This remarkable story comes from the wartime diary of Union recruiting agent James T. Ayers, edited by John Hope Franklin (Illinois State Historical Society, 1947) and that has been featured in James Oakes’s new book, Freedom National: The Destruction of Slavery in the United States, 1861-1865 (Norton, 2012). Ayers was a lay Methodist preacher from Illinois who had joined the Union army as a private at the age of 57 and had become a recruiting or enticement agent for potential black soldiers in late 1863. He was one of more than 200 such agents deployed by the Union army to help enlist newly freed slaves during the second half of the war. We have no photograph of Ayers but editor John Hope Franklin described him as “an impressive-looking man, almost six-feet in height [who] weighed 170 pounds.” Ayers described his “adventures” in spreading the “good news” of emancipation in a lengthy diary entry from May 1864 written while he was recruiting in Madison County, Alabama for the 15th United States Colored Infantry (USCI). This may be the most explicit and detailed account that we have from the period that depicts how the emancipation moment might have occurred in many parts of the South. Be warned, however, it is not easy reading and contains difficult, sometimes offensive, language.
[NOTE --Editor John Hope Franklin kept Ayers's original spelling and punctuation]
[Huntsville, Ala May 7th 1864]
“…And now my friends I’ll give you A sketch of one of my adventures Among many others of similar nature. I left Huntsville in the morning to see what I could see and hunt Recruits all Alone. Took the Pulaski Road and followed on ten miles without meeting Anything to suit in my line. Looking off to my write half mile or so I saw A Large Black place in A cornfield. Said I to myself ‘there is Sambo.’ So I let off Laid down the fence mounted my horse Road through Leaving gap down for we never put up gaps or shut gates that would not be militerry. Beside A man dont know how soon he might wish to go out at the same place Again. Well I made up to the Black patch, and sure Enoughf as Expected here was About twenty women and gals and 7 men all geathering corn. Said ‘Hellow Children How do you all do geathering Corn that the way to do. Whose farm is this?’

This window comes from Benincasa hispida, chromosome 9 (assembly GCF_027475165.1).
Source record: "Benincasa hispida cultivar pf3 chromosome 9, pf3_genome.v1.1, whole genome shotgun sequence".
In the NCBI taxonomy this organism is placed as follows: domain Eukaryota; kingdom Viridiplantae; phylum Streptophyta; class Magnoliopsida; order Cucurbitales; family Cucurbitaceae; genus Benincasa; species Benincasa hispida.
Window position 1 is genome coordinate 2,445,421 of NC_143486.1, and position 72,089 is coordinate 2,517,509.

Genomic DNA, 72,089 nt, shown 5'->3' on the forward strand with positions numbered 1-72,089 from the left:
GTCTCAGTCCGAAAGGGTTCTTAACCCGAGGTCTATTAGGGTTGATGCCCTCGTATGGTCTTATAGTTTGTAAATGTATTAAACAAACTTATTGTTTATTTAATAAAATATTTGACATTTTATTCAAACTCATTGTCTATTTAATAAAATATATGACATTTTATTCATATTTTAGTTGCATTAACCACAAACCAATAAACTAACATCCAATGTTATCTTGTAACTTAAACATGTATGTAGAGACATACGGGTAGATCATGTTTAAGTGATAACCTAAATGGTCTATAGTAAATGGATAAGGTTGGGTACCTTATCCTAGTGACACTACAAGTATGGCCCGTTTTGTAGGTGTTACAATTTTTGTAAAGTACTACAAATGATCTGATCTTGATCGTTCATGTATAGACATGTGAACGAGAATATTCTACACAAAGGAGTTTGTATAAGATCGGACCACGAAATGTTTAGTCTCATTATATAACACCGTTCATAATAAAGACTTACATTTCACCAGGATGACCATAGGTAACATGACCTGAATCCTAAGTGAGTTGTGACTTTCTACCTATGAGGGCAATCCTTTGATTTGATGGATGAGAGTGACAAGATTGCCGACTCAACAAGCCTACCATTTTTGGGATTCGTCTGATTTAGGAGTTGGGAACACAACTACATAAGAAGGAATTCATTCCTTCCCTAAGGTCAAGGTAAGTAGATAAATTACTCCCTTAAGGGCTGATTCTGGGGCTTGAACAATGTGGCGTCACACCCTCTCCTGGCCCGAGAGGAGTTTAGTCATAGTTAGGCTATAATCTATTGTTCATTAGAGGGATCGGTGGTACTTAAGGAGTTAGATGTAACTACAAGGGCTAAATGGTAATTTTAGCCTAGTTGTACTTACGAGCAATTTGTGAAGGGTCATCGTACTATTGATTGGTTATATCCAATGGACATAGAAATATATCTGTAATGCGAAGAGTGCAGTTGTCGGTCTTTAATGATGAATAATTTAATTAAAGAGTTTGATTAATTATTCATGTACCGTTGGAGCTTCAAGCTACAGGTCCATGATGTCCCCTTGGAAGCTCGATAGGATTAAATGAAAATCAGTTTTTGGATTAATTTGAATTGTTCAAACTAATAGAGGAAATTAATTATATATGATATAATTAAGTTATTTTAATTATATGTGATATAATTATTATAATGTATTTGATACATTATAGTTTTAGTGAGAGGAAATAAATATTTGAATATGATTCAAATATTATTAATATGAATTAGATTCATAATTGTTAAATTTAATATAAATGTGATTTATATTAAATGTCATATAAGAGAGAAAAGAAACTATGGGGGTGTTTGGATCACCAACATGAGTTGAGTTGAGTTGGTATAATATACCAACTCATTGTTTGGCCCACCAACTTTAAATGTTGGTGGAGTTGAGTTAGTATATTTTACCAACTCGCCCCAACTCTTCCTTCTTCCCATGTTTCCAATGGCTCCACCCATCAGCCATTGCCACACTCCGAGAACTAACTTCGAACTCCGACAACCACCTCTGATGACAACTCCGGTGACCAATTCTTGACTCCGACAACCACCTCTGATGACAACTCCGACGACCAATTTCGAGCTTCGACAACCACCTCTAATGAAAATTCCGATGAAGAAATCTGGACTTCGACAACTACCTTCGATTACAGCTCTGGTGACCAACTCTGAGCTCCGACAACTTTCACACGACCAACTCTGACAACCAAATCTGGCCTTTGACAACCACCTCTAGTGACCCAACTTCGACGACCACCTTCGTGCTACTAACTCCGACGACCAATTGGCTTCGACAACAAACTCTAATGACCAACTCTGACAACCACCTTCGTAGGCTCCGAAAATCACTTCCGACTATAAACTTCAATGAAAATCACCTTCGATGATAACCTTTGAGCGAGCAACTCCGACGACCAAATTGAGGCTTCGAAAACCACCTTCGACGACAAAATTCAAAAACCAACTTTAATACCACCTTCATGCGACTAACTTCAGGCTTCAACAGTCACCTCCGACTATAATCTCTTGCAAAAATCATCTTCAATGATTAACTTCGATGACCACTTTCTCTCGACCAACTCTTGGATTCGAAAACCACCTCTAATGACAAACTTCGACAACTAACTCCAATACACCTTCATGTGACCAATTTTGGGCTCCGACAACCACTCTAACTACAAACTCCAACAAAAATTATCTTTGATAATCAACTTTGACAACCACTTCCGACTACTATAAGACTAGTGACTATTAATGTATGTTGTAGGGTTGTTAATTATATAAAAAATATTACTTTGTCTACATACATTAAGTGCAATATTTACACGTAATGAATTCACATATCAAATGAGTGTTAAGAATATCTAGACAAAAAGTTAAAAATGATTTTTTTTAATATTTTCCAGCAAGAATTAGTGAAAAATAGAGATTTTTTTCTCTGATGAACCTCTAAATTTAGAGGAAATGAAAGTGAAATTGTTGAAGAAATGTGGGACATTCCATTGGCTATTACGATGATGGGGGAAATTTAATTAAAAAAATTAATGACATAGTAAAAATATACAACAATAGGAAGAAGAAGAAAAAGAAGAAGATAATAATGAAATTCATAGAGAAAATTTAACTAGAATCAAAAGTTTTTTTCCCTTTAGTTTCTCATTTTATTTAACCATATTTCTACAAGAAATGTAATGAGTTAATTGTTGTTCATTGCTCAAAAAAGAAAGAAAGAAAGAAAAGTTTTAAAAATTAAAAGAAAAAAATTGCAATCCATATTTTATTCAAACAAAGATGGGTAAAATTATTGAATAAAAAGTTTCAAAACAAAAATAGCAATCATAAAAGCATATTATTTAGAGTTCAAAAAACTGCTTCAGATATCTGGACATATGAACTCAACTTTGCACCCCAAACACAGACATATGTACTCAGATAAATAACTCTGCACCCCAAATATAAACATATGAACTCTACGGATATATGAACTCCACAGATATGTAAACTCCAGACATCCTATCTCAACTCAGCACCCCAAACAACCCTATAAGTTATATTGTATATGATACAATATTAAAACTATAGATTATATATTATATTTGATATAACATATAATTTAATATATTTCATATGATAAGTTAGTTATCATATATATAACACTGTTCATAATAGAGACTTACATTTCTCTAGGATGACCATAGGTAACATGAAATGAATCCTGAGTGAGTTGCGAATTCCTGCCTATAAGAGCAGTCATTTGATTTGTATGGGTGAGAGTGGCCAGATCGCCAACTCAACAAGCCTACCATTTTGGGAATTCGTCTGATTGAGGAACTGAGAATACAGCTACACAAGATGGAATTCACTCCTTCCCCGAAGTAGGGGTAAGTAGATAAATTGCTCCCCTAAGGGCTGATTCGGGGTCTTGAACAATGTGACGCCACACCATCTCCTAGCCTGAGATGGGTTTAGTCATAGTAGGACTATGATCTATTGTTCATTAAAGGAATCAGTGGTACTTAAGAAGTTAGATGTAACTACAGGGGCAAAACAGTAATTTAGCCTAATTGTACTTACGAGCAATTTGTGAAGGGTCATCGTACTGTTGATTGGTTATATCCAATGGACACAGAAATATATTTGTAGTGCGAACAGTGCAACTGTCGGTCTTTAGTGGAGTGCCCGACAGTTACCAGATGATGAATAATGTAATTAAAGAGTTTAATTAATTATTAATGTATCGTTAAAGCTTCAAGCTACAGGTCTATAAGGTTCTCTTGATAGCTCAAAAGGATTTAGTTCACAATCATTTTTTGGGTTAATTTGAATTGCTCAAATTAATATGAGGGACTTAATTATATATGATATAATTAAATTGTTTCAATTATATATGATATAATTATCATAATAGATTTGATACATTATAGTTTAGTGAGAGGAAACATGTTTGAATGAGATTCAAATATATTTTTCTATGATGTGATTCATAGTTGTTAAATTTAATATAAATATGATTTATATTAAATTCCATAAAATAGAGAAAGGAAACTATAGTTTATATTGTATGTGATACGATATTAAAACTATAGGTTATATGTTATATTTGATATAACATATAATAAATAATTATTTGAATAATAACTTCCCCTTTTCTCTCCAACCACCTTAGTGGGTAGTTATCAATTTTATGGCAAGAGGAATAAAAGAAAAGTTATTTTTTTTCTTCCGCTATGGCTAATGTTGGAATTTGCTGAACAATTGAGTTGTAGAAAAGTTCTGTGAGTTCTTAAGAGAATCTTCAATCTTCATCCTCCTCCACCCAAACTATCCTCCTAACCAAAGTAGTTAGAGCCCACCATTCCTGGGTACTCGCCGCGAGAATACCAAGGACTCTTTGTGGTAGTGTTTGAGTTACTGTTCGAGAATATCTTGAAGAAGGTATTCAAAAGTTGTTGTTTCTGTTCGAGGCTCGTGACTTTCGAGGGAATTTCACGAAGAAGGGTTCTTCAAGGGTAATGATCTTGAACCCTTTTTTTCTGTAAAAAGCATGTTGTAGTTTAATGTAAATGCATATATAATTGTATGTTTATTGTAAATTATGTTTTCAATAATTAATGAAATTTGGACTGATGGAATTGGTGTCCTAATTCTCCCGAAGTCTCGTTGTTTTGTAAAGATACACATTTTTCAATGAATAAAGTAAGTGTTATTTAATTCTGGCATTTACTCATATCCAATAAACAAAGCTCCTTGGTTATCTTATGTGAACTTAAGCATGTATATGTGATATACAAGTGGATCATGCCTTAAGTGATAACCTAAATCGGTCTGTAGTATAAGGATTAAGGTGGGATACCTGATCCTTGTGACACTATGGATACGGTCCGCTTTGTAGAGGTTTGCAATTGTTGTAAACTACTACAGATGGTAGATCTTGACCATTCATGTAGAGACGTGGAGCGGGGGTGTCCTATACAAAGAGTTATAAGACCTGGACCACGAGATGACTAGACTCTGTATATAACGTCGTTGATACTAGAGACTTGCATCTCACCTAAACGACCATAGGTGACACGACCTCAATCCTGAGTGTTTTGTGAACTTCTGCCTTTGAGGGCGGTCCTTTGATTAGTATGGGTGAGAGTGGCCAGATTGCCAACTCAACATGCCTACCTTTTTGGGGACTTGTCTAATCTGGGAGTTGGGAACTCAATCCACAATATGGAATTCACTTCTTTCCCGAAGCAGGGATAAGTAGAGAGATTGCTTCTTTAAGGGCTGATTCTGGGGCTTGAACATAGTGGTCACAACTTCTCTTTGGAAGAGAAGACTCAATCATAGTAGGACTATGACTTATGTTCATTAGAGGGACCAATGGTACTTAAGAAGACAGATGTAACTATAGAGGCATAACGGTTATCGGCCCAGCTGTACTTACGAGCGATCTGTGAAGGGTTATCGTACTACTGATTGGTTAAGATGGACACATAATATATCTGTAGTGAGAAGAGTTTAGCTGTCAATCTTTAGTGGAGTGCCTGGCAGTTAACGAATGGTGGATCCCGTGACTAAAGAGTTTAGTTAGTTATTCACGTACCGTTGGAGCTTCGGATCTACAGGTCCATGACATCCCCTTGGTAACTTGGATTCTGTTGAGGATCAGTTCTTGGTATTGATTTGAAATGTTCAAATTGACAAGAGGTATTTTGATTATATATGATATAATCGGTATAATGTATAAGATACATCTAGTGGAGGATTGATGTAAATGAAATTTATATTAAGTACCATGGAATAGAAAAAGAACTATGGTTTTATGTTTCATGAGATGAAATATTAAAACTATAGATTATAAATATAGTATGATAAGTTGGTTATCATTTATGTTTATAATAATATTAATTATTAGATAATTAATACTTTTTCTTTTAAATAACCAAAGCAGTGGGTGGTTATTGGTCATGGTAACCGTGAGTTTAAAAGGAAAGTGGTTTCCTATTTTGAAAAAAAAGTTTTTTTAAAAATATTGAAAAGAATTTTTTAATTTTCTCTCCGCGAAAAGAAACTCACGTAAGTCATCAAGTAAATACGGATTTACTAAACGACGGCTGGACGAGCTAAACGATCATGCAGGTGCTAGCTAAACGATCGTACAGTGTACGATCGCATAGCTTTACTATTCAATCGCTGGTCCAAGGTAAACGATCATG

‘Master Eldridges, sir.
‘Is that his house yonder?’
‘Are you all his slaves?’
‘Is he good to you?’
‘Not mighty good massa.’
‘Is he A Union man or secessionist?’
‘Oh Godamighty Master him Cusses de yankys all de time says day Come here to kill us all and carry us way and sell us all and dat masa Lincum gwiin send us all Clean of.’
‘Well your master then swares and cusses the yanks terribly does he?’
‘Well Massa’ says an oald Grayheaded Darky, ‘massa dont sware, he methodist man.’
‘Ah indeed he is A methodist is he?’ said I.
‘Yes massa and Classleader here and casorts some times Oh yes.’
About this time one of the niggers said ‘we must go to work, massa flog us he see us idle and he will ask us who dis man is and he whip us for talking with you.’
‘Well,’ said I, ‘dont be sciered Children I have Come to tell you good news, and I want you all to Listen. Father Abraham has Declared you all free you have no master now. You are free and I have Come to tell you.’
‘Bress God,’ said two or three voices at the same time.
‘Well children see here’ getting off my horse then and handing them one of my Recruiting Pictures ‘here is what Father Abraham is doin for you’ showing them the Darky in Center with flagstaff flag waving and on the write, men knocking off the chains from the slaves wrists and some Just has got Loose and hands stretched upward shouting and Praising God for there Deliverance and on the left side A free school in full Opperation with miriads of Little Darkies Each with his Book, then on other side in Large Letter ‘All slaves were made free by Abraham Lincoln President of the United States Jan 1st 63. Come then Able boddyed Collered men and fight for the stars and stripes.’ You would have to be present to understand the Joy of those pore down trodden Abused People. ’Well now Children’ said I ‘Father has been good haint he.’